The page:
The first imagery I had of rebirth through one's hair was seeing the Black women in my life seemingly shapeshift with their hairstyles. On screens and in real life, I saw how we could never truly tie others down to one perception, and more importantly, that we have the power to dictate what said perception is in the first place. I remember sitting in a hair salon with my mother and seeing the options arranged on the wall, each choice showcasing what seemed like a different path or facet of individuality. The tables were soon turned onto me, a laminated document thrust my direction, containing row upon row of different haircut styles. It all seemed too much, honestly. I marveled at the obvious ability of others to choose.
How was I supposed to hold all this power, when I didn't even know it had existed in the first place?
When faced with my own choice, I always opted out, foregoing anything exciting and sticking with "just a shape up." It was in those moments that I was not only distancing myself from my identity but also ultimately instilling a sense of distrust in my ability to make decisions for myself.
A long time ago, it was just a haircut. However, years go by, and you realize your haircut has become something larger than it once was, and the struggle to keep it squarely between you and the existence you hope to embody is an effort far too great and costly. It's like getting into a car with someone and they tell you they know the way, but then you wind up lost, and instead of trying a new path, they continue to take the same directions. It defies all reason why you would keep pushing away from arguably the "right" path, but standing up to tell the driver which way to go is so much scarier. This refusal to acknowledge that something different might work clearly goes against the grain of logic, but for me, it was so cozily a space of mediocrity and indifference. It was a way to work around so many other pressing concerns; knowing there was a mountain of things hiding behind this anthill. Eventually, the tires wore thin, the gas ran out, and I finally had to get out and start walking.
It goes without saying that things have changed. I've been walking for a minute now, but this year especially brought plenty of new ways of thinking and arguably more bleach than originally expected. Hair bleach, for me, has been like scissors and glue. I've watched like an avid scrapbooker, as the space that used to be so blank has been cut into, and the segments of who I wish to be are glued closer and closer to me.
I was so scared to essentially set flames to my head, and bear witness to the aftermath. Hopefully, we can all agree that there's a certain level of masochism to be found in the act of bleaching one's hair. Simply sitting down to pour chemicals on one's self reads a bit like a horror film. It's made even worse by the fact that all your senses are somehow implicated in this act of violence. All at once, your body is overtaken by the awareness that change is taking place. Your nose is abruptly assaulted by the whiffs of something that smells like it was meant to kill. Suddenly, your scalp is radiating with the vengeance of a small, contained fire. You're left wondering if this was even worth it. Meanwhile, the realization that there is no going back from this is ever intensifying.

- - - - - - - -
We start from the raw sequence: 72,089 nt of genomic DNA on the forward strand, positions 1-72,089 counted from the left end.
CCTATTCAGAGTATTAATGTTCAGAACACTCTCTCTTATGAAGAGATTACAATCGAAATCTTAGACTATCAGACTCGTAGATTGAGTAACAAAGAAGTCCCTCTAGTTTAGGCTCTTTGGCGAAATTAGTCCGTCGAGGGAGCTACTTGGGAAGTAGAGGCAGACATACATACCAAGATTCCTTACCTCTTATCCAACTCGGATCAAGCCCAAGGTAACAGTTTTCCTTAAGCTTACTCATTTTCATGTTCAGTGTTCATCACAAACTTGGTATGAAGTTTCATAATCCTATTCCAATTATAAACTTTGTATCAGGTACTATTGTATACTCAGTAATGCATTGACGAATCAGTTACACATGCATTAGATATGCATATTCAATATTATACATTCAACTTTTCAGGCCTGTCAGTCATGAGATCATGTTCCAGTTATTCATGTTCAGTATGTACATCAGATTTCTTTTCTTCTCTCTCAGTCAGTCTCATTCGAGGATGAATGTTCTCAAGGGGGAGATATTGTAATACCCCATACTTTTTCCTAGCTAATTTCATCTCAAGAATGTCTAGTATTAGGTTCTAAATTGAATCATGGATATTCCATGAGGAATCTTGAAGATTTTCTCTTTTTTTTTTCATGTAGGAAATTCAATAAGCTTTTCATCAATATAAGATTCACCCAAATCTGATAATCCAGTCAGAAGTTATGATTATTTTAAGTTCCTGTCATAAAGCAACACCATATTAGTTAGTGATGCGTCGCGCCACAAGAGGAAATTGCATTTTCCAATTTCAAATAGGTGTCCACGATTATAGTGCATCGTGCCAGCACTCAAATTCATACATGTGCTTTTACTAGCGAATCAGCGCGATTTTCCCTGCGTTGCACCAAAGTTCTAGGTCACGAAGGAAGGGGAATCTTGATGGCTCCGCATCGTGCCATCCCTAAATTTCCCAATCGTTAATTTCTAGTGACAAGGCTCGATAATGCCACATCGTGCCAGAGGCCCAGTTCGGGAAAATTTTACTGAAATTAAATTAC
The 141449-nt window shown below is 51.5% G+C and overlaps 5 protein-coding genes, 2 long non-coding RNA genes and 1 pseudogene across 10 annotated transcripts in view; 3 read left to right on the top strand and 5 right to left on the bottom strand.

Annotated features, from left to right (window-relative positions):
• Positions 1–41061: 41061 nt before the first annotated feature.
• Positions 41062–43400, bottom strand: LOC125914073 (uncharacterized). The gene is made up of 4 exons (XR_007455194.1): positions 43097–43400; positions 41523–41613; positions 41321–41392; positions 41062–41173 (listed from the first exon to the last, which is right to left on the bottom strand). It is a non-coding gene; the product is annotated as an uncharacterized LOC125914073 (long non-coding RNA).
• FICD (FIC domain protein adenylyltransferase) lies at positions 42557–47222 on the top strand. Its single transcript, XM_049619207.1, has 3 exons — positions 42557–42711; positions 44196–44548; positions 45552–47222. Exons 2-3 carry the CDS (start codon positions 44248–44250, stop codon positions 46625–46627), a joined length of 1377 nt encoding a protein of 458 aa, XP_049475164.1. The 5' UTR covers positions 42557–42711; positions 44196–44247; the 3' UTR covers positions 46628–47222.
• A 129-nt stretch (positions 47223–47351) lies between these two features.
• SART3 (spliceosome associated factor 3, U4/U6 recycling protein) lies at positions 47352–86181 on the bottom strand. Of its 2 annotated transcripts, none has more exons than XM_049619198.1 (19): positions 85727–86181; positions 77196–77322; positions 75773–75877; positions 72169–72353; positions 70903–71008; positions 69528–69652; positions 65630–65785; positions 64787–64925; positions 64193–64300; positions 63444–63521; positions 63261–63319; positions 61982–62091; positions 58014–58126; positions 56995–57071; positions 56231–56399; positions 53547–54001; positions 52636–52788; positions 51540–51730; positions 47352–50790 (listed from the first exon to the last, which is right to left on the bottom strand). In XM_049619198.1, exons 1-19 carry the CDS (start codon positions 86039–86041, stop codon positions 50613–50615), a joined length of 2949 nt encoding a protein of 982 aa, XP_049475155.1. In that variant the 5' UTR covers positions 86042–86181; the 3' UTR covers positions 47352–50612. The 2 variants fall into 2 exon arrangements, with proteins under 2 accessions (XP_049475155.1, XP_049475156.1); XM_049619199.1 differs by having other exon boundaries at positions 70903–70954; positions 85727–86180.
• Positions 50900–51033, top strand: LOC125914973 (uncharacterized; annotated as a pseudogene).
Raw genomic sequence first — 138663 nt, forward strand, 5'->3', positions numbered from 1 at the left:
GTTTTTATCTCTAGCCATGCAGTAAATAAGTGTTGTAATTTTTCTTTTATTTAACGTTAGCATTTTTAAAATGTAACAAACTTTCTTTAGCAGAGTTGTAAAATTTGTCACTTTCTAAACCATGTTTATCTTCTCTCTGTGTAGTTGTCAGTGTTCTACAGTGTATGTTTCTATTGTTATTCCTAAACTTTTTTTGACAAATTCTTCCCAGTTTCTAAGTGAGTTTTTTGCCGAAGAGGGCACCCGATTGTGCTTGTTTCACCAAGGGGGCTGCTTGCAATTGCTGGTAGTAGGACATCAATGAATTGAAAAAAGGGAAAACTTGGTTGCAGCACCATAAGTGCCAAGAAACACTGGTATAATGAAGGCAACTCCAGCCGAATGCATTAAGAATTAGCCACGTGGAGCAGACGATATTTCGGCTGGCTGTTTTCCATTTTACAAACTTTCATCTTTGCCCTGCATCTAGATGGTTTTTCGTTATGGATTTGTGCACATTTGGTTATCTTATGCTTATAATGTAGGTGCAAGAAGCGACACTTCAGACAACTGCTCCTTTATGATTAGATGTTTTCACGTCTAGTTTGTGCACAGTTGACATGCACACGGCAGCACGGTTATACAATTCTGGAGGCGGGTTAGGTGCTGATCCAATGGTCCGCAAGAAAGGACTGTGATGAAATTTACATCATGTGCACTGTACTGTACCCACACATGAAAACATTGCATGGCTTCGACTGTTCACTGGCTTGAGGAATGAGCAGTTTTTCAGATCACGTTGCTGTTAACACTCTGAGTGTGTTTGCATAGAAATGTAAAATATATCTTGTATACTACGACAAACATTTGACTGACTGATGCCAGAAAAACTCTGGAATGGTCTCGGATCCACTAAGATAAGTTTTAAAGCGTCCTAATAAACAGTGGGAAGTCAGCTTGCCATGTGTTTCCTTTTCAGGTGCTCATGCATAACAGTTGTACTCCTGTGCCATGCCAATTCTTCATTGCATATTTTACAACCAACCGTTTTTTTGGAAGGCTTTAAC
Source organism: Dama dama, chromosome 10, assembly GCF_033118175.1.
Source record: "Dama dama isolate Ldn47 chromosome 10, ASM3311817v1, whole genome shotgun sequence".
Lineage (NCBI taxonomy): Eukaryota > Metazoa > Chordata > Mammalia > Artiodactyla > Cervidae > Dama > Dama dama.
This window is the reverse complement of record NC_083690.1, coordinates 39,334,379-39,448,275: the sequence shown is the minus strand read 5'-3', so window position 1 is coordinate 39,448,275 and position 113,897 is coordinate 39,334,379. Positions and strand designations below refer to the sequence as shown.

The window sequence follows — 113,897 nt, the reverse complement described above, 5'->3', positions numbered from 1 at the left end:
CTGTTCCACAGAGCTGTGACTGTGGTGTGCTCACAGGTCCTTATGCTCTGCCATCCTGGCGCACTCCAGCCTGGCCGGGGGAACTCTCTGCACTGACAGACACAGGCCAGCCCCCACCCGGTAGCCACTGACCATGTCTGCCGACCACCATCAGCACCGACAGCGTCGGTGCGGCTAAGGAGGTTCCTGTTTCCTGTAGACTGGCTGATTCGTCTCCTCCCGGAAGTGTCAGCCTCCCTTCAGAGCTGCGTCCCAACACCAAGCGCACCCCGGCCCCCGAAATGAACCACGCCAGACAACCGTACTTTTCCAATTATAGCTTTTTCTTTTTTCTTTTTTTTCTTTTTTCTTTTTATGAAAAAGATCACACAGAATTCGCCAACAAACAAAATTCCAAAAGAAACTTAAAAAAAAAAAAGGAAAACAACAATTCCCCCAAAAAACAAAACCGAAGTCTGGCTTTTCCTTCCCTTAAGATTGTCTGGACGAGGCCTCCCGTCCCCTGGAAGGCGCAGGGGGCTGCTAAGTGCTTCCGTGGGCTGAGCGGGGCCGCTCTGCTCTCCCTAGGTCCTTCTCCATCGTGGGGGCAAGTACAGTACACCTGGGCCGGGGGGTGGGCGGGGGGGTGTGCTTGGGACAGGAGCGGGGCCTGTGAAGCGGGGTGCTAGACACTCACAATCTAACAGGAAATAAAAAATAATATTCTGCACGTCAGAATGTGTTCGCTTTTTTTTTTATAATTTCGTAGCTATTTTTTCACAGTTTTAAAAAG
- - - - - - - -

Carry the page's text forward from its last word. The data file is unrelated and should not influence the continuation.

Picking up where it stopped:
As you rinse it all away, new thoughts seem even louder, deafening almost. It is in those moments that you finally see just where you stand in relation to the line of acceptance for yourself. You can either choose to walk over it or stand a safe distance away, bracing for the worst. Unveiled from your towel, you're faced with a new reality. You've been transformed but in the best way possible.
The truth is I don't think we give the act of bleaching one's hair enough credit for the amount of character development that takes place in its aftermath. With all of that said, honestly, hair is whatever we make it. It can be a prized possession or a way of reclaiming one's power in times of strife. Possibly, it means nothing to you, or maybe you just don't have any. Like anything, though, what matters is the attention and energy we put towards it. For me, my hair has definitely always been a part of my identity, but it was also, unknowingly, a roadblock and hindrance in my own journey of self-expression.
Stripping myself of the ideas that I held of myself wound up applying to far more than just saying bye to my black hair. There have been so many thoughts that stopped me short of diving into things that might have been something. To look back now, I can't imagine that I was ever so closed off, so detached from what mattered to me.
It's only human nature though that we see ourselves, and like the landmarks that we pass every day, our perception can become stale, to the point that we don't even see ourselves changing, our needs evolving.
I think in a year where everything feels more slow and still than ever, any kind of proclamation or even reclamation of self is welcome. Many of us need some kind of confirmation that we not only have some sense of control but also that the body we exist in is actually ours, too. As someone that struggled for some time to even pinpoint where to begin, I can understand the feeling of the world closing around you, as pressure mounts to make some kind of decision. The process of finally learning to trust yourself is something that takes place over thousands of decisions, not just the one that confronts you today. My best advice is to take stock of where you are and think about the decisions you're scared to make. Who knows, you might end up with some fun hair!